Note: Enrollment in this Research Group is at capacity for Spring 2017.

 

Spring 2017

Children's Technology Self-Regulation Research

Led by PhD student Alexis Hiniker

Note: Enrollment in this Research Group is at capacity for Spring 2017.

We are looking for up to 3 students for Spring quarter to help with a study on teaching self-regulation pre-school aged children (ages 3-5). The project, sponsored by Sesame Workshop, will evaluate whether a commercially available iPad app, Cookie Monster’s Challenge, can teach children self-regulation skills. As part of this research, you will help with running a study with children at Head Start and other local schools to work with children to collect data and aid with video analysis of the findings. If you’re interested, you can also help with writing the results up for publication. Participants will need to be able to get to on-site study venues at Head Start locations around the Seattle area, either by car or public transit.

Specifically, we are looking for motivated students who have (1) experience conducting user tests of interactive technologies; (2) experience working with children or a desire to learn; (3) the ability to learn to help with coding videos for data analysis. If you have experience working with children who are English Language Learners, that is also a plus.

DRG meeting times will be on Mondays from 1:00-2:30 P.M. We expect students to register for 3 credits of HCDE 496 or HCDE 596.

This research group will be led by PhD student Alexis Hiniker, with guidance from Associate Professor Julie Kientz (HCDE).

Note: Enrollment in this Research Group is at capacity for Spring 2017.

 

Spring 2017

Game Accessibility Metadata

Led by HCDE PhD candidate John Porter

Note: Enrollment in this Research Group is at capacity for Spring 2017.

This DRG is being offered as a collaboration between HCDE's CHiLL Lab and the iSchool's GAMER Lab. We are looking for up to 4 students this quarter to help with designing and conducting a survey and series of interviews exploring issues surrounding game accessibility to players with motor impairments. This project seeks to better understand and catalog which mechanics and interactions factor into determining a game's accessibility or inaccessibility to a diverse range of motor impaired users. This information will be used to expand the Video Game Metadata Schema (developed by the iSchool's GAMER Lab) to capture a broad set of descriptive qualities, enabling one to make informed predictions about a given game's accessibility based on individual needs.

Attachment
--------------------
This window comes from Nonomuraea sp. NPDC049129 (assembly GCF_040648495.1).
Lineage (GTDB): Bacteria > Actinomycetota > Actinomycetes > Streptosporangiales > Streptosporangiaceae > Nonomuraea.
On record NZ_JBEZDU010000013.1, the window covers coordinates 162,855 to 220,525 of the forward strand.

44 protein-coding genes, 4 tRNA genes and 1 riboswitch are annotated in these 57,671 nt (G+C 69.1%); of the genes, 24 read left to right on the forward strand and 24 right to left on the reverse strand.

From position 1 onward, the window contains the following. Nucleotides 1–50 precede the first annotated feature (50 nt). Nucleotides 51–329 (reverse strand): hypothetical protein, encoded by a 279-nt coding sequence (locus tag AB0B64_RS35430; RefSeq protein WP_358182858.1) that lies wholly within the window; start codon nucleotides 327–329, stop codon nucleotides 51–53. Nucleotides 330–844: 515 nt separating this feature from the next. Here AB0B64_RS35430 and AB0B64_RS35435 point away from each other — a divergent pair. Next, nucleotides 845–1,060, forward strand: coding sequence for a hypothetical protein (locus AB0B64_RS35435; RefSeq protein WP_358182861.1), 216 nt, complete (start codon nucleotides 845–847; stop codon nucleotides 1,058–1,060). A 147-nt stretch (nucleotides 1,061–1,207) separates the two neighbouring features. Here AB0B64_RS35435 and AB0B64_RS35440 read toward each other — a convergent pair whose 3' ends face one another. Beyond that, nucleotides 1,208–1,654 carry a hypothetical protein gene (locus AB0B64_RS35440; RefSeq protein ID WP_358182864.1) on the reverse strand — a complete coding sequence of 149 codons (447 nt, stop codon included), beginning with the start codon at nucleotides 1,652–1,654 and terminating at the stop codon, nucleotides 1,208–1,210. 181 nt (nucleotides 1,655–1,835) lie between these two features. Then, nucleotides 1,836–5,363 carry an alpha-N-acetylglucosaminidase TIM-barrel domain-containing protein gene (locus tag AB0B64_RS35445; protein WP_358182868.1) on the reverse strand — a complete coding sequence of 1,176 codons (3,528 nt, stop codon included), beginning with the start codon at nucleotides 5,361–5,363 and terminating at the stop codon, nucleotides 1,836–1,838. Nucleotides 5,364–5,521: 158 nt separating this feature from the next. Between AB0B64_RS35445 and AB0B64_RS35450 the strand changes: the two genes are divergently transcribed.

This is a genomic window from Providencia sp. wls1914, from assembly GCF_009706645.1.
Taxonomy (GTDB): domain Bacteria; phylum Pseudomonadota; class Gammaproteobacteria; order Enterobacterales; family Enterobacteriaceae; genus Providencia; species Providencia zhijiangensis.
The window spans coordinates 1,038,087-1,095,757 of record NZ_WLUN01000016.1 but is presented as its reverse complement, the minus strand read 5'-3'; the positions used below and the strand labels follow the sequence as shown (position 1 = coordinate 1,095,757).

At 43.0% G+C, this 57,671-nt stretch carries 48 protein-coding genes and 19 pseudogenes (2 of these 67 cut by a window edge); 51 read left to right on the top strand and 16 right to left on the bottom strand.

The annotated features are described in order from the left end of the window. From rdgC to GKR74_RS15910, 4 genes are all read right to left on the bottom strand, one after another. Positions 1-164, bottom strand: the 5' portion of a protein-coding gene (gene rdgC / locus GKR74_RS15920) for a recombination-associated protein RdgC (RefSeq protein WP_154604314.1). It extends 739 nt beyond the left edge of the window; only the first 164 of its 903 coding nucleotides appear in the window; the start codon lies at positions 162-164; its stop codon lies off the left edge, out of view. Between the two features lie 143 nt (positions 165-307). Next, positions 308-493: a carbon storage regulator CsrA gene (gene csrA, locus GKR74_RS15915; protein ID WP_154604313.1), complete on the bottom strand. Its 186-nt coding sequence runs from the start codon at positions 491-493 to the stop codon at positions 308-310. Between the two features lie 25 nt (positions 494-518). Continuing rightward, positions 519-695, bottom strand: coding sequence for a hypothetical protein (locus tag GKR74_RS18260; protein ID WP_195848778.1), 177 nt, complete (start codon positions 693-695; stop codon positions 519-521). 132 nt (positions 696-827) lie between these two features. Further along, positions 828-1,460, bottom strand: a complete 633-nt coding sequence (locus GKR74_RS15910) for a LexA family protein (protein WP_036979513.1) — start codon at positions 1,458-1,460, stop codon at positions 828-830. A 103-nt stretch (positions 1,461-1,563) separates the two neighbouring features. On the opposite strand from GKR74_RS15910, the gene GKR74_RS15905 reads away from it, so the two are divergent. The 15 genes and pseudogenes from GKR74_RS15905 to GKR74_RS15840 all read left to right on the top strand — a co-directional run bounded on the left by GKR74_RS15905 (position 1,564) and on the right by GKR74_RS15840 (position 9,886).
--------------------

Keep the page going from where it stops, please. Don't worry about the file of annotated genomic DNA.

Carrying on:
Activities for this research group will include the opportunity to participate in the design of a survey instrument and of a semistructured interview protocol, working with the research team to conduct interviews of gamers with motor impairments to learn about their experiences, and data analysis. Priority will be given to HCDE and iSchool students who have completed HCDE 417/517, or who have comparable coursework or other experience with user research methods.

Participating students will register for 3 credits of HCDE 496/596, and should expect to commit up to 9 hours per week (depending on project needs in a given week) on this DRG between meetings, group collaboration, and independent work.

This research group will be led by HCDE PhD candidate John Porter, with guidance from Associate Professor Julie Kientz (HCDE) and Associate Professor Jinha Lee (iSchool).

Note: Enrollment in this Research Group is at capacity for Spring 2017.

 

Spring 2017

Youth mental health: a family-oriented approach

DRG led by Professors Julie Kientz and Sean Munson, and PhD student Arpita Bhattacharya

Note: Enrollment in this Research Group is at capacity for Spring 2017.

Teenage years and young adulthood are significant stages of transitioning through rapidly changing social dynamics, career pathways, and exposure to unfamiliar circumstances. Reduction in stress has many benefits in social and mental well-being for thriving, as well as in improving treatment outcomes for physical and mental health challenges. What strategies can help youth to cope with stressful situations and start leveraging skills and resources for developing resilience towards stressful events?  

Family members and caregivers can be supportive social resources accessible to most (but not all) youth and may also be a source of interesting social tensions for youth seeking to become less dependent. Risk taking and learning are important aspects of development, and not all events are predictable, avoidable, or can be under control of a parent.  How can stress and mental health be approached from a family perspective?

In this project, we will involve youth and their families in design activities to understand what they think should be the role of technology in helping them manage and mediate support under stressful circumstances.

Activities: We expect to sketch and brainstorm design ideas, design and conduct focus group workshops and interviews with participants, and analyze qualitative data. Readings and discussions will be based on what will help the team learn related work and relevant skills. We look forward to working with 2-3 students who have interest in the topic, have prior experience in conducting focus groups and analyzing qualitative data such as HCDE 313/418/518, and/or have worked on projects in mental health. Depending on progress, students may have the option to continue on this project after the quarter ends.

Caution: We expect study participants to describe situations and emotions that they find stressful. Students in the team will be exposed to data which may also involve narratives on adverse events or trauma. We will work together to be supportive of one another, however, if you are negatively triggered by such content, we encourage you to take necessary measures for self-care while engaging in the project.

Time: We will decide a time based on the team’s availability. All students participating in the DRG, must attend weekly meetings for 90 minutes. Work outside of the meetings will include reading, contributing to design of study materials, conducting focus groups, interviews, analyzing survey and interview results, and writing results to share. You can register for 1–3 credit hours in HCDE 496/596; for each credit you should expect to spend about three hours of work per week outside of meeting times.

Note: Enrollment in this Research Group is at capacity for Spring 2017.


Julie Kientz's Directed Research Group archive: